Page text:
For most of 2014, Marilyn Ogar, the spokesperson for Nigeria’s secret police, the State Security Service, SSS, cut out for herself a controversial portrait of a blunt security official who had no qualms issuing threats and attacking anyone or institution perceived to be critical of the Nigerian government.
In the heat of the August 9 Osun State governorship election, won by the All Progressives Congress, APC, Ms. Ogar alleged links between the party and bomb attacks, and narrated how SSS officials rebuffed N14million offered as bribe by an unnamed party – although her description fit the APC.
“A director in charge of election duties (security) was offered N4 million for himself and N10 million,” Ms. Ogar, a deputy director in the service, said at a news conference. “It is because the money was declined, that is why the certain political party is having a running battle with the DSS.”
She added, “Thank God the APC won the election; its loss could have been blamed on the DSS”, using the service’s alternate name.
Ms. Ogar assured that she and other SSS officials could not be bribed because the service provides a competitive reward package for its personnel, even before assignments.
“We are well paid, I will say it categorically, our operations are well funded. N14 million as against N200m that was spent, which one will you go for? The federal government and the people of Nigeria who have engaged us have the capability of taking care of us.”
Ms. Ogar was lying. Investigations by PREMIUM TIMES have confirmed the SSS spokesperson received bribe from government officials well ahead of the Osun election, and was indeed paid millions of naira at least two months before the polls.
PREMIUM TIMES could not however confirm whether the money was directly tied to the Osun election.
But in June, Ms. Ogar was treated to a special offer the Nigerian government utilises in appeasing dubious officials who are willing to play ball, and other Nigerians regarded as troublesome.
Within government circles, the offer, which is a direct allocation of fuel products, is termed “settlement”.
“That is what the government uses if it wants to settle you. If you are settled once, you are made,” one source disclosed.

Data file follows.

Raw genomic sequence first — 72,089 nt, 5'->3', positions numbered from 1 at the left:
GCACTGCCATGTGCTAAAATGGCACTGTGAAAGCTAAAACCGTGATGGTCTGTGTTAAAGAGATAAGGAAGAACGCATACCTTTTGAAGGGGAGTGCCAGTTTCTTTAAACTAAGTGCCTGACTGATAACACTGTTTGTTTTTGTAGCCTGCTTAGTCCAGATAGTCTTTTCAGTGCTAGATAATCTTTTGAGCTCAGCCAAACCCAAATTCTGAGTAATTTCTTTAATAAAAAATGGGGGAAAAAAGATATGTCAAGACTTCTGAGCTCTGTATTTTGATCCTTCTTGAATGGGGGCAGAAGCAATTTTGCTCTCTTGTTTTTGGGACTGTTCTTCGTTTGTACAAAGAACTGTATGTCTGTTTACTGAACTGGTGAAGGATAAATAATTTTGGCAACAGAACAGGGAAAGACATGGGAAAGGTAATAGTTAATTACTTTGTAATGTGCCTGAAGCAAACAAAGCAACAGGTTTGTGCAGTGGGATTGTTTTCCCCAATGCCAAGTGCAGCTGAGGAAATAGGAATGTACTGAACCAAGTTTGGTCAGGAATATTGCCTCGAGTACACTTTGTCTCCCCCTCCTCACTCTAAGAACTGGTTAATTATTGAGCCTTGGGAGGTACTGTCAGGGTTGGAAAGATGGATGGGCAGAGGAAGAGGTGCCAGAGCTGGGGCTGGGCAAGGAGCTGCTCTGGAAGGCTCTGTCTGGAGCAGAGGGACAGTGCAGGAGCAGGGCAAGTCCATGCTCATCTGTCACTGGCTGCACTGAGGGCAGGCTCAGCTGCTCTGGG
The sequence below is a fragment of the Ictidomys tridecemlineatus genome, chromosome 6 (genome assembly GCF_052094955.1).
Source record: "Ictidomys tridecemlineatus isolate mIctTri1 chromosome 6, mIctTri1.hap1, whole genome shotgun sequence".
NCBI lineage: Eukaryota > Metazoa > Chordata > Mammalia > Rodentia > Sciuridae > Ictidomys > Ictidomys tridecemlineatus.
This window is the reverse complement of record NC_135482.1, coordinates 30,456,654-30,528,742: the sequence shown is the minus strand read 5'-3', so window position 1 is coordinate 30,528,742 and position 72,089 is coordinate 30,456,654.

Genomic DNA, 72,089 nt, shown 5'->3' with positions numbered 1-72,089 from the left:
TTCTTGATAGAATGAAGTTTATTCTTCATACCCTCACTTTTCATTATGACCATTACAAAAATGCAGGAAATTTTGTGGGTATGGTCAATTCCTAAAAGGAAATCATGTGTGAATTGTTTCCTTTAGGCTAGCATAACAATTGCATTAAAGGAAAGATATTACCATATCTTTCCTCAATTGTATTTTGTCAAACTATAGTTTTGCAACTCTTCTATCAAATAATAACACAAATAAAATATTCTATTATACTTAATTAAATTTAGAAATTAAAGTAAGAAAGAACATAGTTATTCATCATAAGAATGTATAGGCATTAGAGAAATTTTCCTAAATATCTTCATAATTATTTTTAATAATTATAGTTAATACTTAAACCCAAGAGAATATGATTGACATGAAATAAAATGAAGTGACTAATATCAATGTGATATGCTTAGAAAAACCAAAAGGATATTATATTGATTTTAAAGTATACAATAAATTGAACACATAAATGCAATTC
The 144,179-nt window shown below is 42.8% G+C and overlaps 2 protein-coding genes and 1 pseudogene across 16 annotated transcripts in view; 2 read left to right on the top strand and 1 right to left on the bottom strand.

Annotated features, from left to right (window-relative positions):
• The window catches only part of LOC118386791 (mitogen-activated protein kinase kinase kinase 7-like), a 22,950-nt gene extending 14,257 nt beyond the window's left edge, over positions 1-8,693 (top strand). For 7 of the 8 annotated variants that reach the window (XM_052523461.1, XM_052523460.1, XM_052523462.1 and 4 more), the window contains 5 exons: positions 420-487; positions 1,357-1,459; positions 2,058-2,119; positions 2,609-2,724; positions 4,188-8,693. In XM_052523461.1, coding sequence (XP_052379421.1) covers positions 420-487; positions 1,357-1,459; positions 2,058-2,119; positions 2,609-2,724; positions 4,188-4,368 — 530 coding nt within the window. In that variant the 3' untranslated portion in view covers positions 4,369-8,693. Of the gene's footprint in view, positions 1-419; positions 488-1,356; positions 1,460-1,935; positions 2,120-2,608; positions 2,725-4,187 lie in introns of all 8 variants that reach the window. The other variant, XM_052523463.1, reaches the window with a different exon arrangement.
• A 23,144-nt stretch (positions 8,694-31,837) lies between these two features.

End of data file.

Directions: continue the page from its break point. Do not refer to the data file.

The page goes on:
Ms. Ogar was referred to the Pipelines and Products Marketing Company, PPMC, a subsidiary of the government-run Nigerian National Petroleum Corporation, NNPC, in charge of marketing and distribution of petroleum products.
According to elaborate details of the transaction obtained, the PPMC was directed to allocate 10 trucks of DPK (Dual Purpose Kerosene) to Ms. Ogar.
The SSS spokesperson, accordingly met with the Managing Director of the company, Haruna Momoh, and the deal was struck between first and second week in June, this newspaper confirmed.
With little or no previous fuel marketing experience, and more importantly, without a registered company for that purpose, Mr. Momoh, who took charge at the PPMC in 2011, suggested the allocations be channelled through known fuel independent marketers who will receive the allocation, sell them and deliver cash to Ms. Ogar.
The SSS spokeswoman agreed, and the PPMC selected three marketers to deliver four, three, and three trucks apiece on her behalf.
An agent at the PPMC triggered text messages to the respective marketers. In one, sent by the coordinator of a private depot in Apapa Lagos via 08064387579, the firm wrote, “Please be informed management has approved three trucks of DPK to your company. Kindly make arrangement for payment. Thank you.”
To finalise the deal, the PPMC introduced Ms. Ogar to the three marketers and all sides agreed she be paid N1.5 million for each truck of DPK.
In all, Ms. Ogar was paid N15 million for doing nothing beyond meeting the PPMC boss having been recommended by the higher authorities to do so.
Ms. Ogar declined to comment to this story. She did not answer multiple calls to her by one of our reporters. She is also yet to reply a text message sent to her seeking comment.
Mr. Momoh too did not answer or return calls. Neither did he respond to a text message sent to him.
Third party bazaar
For the marketers, the deal was not a bad one as they received hundreds of thousands of DPK at N40.90k per litre.
For a 33,000-litre truck, as the average volume of fuel tankers is, that amounted to N1.345 million in purchase cost for each truck.
To enable them profit, the Nigerian government allowed the marketers the liberty to sell the fuel at any rate, as high as N120, to raise their profits after paying Ms. Ogar.
Ms. Ogar’s bazaar was typical of the rot in the marketing of petroleum products in Nigeria, the most infamous example being the 2012 fuel subsidy that cost the nation nearly N3 trillion.
While landing cost of fuel could be as low as N40.90k, registered marketers buy at far higher price than that, often in excess of N100.
Our investigations showed that the huge differential oils a complex web of official racket that allows top government officials settle their cronies, by using them as intermediaries who receive direct fuel allocations before re-selling to marketers.
The end cost is transferred to Nigerians who buy fuel at far more exorbitant rates.
Ostensibly to cover up the deal, Ms. Ogar and the PPMC chose not to issue routine documents for the transaction, but conducted most of the deal through telephone calls and text messages.
Our sources said the June allocation was neither the first nor the last for Ms. Ogar, a claim that could not be independently verified.
Source: PREMIUM TIMES